Dlib python install windows

June 12, 2017 By 45 Comments

In this post, we will provide step by step instructions on how to install Dlib on Windows.

Compiling Python modules such as NumPy, SciPy etc. is a tedious task. Anaconda is a great Python distribution which comes with a lot of pre-compiled Python packages. So we will use Anaconda as our Python distribution.

An alternative to Anaconda is that you install official Python library and use Christoph Gohlke’s awesome repository to install pre-compiled Python modules.

This tutorial is based on using Anaconda so we may not be able to help if you choose to use Gohlke’s precompiled binaries or if you compile Python libraries from source.

If you intend to use Dlib only in C++ projects, you can skip Python installation part.

Now let’s go through the steps to install Dlib. Follow our previous post Install OpenCV3 on Windows to complete Step 1, 2 and 3.

Step 1: Install Visual Studio 2015

Step 2: Install CMake v3.8.2

Step 3: Install Anaconda 3

Step 4: Download Dlib

Step 5: Build Dlib library

Extract this compressed file. Open Windows PowerShell or Command Prompt and move to the directory where you have extracted this file.

If you are running these commands on Command Prompt replace ` (backtick) with ^ (caret).

Dlib will be installed within dlib-19.6uildinstall directory. We will use CMake to build Dlib examples but you can use Visual Studio too. This directory (dlib-19.6uildinstall) contains include and library folders which you can specify in Visual Studio to build projects using Dlib.

Step 6: Update user environment variable – dlib_DIR

This environment variable is needed for CMake to find out where Dlib is installed. CMake looks for a file named dlibConfig.cmake within directory dlib_DIR to find Dlib’s include and library directories.

  1. Press Windows Super key, search for “environment variables”.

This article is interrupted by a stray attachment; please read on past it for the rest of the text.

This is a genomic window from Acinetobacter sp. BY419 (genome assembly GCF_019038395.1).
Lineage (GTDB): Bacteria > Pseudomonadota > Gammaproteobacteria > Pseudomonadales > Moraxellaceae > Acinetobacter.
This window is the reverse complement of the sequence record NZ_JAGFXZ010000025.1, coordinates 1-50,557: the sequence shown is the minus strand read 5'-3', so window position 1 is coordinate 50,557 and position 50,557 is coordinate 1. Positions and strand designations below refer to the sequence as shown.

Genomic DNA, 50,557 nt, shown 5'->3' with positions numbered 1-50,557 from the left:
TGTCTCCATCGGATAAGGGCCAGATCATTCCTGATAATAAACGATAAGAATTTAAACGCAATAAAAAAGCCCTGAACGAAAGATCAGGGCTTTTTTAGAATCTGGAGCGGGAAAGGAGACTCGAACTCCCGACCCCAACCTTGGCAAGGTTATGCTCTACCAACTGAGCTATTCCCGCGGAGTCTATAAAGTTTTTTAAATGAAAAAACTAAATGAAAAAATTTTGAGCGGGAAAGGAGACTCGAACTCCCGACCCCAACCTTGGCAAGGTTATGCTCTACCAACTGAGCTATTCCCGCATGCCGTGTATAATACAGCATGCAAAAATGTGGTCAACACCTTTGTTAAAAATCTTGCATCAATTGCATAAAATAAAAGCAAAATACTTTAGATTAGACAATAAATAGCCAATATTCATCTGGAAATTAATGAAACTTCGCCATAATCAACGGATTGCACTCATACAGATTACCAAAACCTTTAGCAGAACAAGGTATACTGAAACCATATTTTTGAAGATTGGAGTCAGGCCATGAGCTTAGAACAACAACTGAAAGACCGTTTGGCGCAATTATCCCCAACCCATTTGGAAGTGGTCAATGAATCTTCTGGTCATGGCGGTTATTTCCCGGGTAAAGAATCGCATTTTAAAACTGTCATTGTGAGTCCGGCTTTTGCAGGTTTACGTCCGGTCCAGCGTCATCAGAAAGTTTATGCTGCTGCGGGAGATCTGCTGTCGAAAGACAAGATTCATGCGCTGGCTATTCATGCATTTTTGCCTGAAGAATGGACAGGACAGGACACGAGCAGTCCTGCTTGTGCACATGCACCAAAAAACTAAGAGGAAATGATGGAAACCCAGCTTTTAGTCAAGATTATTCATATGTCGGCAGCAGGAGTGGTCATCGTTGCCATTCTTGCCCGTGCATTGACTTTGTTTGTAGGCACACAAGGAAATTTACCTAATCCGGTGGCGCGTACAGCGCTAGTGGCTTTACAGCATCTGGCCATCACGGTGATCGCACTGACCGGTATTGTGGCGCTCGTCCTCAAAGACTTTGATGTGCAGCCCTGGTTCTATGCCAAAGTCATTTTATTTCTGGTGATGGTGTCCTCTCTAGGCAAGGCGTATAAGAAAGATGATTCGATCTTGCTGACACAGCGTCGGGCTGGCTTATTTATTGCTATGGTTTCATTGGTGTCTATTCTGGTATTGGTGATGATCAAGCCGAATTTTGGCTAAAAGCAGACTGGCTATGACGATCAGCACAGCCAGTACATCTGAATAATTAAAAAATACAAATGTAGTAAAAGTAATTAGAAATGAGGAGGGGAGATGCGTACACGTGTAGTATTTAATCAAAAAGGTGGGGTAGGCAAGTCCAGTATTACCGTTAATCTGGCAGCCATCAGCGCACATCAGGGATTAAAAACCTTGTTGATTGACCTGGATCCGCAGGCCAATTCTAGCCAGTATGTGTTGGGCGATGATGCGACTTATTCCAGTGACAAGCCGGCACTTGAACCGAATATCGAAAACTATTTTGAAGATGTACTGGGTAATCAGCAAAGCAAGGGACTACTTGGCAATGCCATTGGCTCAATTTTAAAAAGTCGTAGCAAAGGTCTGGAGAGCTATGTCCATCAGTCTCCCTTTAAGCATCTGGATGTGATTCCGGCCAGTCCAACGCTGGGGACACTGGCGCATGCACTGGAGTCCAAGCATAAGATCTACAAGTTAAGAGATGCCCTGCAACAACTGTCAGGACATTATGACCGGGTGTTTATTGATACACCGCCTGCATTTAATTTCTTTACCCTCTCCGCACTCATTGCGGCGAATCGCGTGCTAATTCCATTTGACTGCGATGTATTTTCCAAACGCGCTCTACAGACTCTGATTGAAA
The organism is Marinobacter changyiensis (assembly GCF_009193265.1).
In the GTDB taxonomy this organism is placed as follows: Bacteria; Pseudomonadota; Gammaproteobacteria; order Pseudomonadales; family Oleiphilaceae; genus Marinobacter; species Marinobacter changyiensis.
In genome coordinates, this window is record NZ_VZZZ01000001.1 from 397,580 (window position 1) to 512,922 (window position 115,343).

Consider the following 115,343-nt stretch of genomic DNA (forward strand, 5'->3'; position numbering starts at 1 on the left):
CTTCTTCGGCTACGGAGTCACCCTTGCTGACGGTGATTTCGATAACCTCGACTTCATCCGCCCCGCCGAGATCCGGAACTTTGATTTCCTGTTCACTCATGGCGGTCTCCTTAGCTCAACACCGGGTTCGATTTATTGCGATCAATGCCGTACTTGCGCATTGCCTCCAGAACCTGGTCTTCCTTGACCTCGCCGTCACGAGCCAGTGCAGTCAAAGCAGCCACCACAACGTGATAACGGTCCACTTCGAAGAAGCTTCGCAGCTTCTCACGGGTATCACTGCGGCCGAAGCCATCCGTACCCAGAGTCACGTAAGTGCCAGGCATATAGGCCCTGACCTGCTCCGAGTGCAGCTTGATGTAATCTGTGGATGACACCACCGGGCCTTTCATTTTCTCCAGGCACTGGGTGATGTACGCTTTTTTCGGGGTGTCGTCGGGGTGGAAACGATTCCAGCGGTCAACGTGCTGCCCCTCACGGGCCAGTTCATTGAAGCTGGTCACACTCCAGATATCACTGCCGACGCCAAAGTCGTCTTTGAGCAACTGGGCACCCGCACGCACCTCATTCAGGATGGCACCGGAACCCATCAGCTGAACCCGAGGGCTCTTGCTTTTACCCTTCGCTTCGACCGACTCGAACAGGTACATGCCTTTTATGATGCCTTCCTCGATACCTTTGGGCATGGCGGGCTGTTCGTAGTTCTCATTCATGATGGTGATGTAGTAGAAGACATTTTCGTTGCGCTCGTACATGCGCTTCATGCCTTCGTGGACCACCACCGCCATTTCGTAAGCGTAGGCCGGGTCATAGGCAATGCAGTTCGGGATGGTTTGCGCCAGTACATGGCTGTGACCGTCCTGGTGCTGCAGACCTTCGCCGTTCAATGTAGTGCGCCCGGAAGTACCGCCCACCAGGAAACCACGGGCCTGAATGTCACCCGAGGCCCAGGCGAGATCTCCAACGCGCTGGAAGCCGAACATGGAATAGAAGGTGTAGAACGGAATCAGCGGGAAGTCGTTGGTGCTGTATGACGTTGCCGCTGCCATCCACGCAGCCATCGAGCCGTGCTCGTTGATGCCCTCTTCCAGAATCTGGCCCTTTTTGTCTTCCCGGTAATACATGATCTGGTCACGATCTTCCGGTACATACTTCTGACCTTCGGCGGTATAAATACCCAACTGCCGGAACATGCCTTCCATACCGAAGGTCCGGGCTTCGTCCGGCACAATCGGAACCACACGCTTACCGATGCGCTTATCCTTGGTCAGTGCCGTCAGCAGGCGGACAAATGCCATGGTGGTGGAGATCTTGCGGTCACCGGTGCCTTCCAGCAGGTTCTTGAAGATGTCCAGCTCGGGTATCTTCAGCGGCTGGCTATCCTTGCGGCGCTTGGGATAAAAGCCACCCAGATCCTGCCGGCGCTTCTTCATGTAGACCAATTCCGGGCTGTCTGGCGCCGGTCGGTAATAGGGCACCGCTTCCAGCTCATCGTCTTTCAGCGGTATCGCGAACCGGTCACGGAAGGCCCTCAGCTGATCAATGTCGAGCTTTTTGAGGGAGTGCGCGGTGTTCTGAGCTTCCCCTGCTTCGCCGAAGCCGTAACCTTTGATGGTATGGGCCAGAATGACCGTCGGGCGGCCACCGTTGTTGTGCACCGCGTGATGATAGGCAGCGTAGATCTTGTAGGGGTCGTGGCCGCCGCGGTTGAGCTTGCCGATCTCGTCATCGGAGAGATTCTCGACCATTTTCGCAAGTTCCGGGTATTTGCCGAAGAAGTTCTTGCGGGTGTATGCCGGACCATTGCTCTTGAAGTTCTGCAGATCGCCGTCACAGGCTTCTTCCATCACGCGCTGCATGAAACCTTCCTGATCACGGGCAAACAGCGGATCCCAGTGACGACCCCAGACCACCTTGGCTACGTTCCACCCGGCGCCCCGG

2. Click Environment Variables in System Properties window.
  3. Click New in “User Variables” (in upper half of window).
  4. Under variable name write dlib_DIR and under variable value write full path to directory dlib-19.6uildinstalllibcmakedlib
    On my machine path is: D:programmingdlib-19.6uildinstalllibcmakedlib
    This directory contains file “dlibConfig.cmake”. This is used by CMake to configure dlib_LIBS and dlib_INCLUDE_DIRS variables to generate project files. Before assigning the value to variable dlib_DIR make sure that this path has file dlibConfig.cmake.
  5. Now click ok to save and close environment variables window.

Note: If you have an open Command Prompt/Power Shell window before these values were updated, you have to close and open a new Command Prompt/Power Shell window again.

Step 7: Build Dlib examples

We will use our CMakeLists.txt file instead of one which is shipped with Dlib.
Download modified CMakeLists.txt file and put it in dlib-19.6examples directory and replace the default one with this one. Then follow the steps given below:

Once build is complete, it will generate executables for all examples in examplesuildRelease folder.